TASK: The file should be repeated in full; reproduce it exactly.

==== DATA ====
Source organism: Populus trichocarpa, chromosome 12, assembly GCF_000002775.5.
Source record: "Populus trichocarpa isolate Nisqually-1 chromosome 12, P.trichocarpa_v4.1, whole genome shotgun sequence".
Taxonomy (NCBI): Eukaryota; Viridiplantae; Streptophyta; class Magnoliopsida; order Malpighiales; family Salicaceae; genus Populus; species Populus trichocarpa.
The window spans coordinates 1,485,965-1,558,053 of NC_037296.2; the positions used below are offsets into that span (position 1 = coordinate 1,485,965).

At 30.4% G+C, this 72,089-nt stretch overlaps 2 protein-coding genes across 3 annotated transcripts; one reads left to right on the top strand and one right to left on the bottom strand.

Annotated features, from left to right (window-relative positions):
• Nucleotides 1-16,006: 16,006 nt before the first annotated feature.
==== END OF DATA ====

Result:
Source organism: Populus trichocarpa, chromosome 12, assembly GCF_000002775.5.
Source record: "Populus trichocarpa isolate Nisqually-1 chromosome 12, P.trichocarpa_v4.1, whole genome shotgun sequence".
Taxonomy (NCBI): Eukaryota; Viridiplantae; Streptophyta; class Magnoliopsida; order Malpighiales; family Salicaceae; genus Populus; species Populus trichocarpa.
The window spans coordinates 1,485,965-1,558,053 of NC_037296.2; the positions used below are offsets into that span (position 1 = coordinate 1,485,965).

At 30.4% G+C, this 72,089-nt stretch overlaps 2 protein-coding genes across 3 annotated transcripts; one reads left to right on the top strand and one right to left on the bottom strand.

Annotated features, from left to right (window-relative positions):
• Nucleotides 1-16,006: 16,006 nt before the first annotated feature.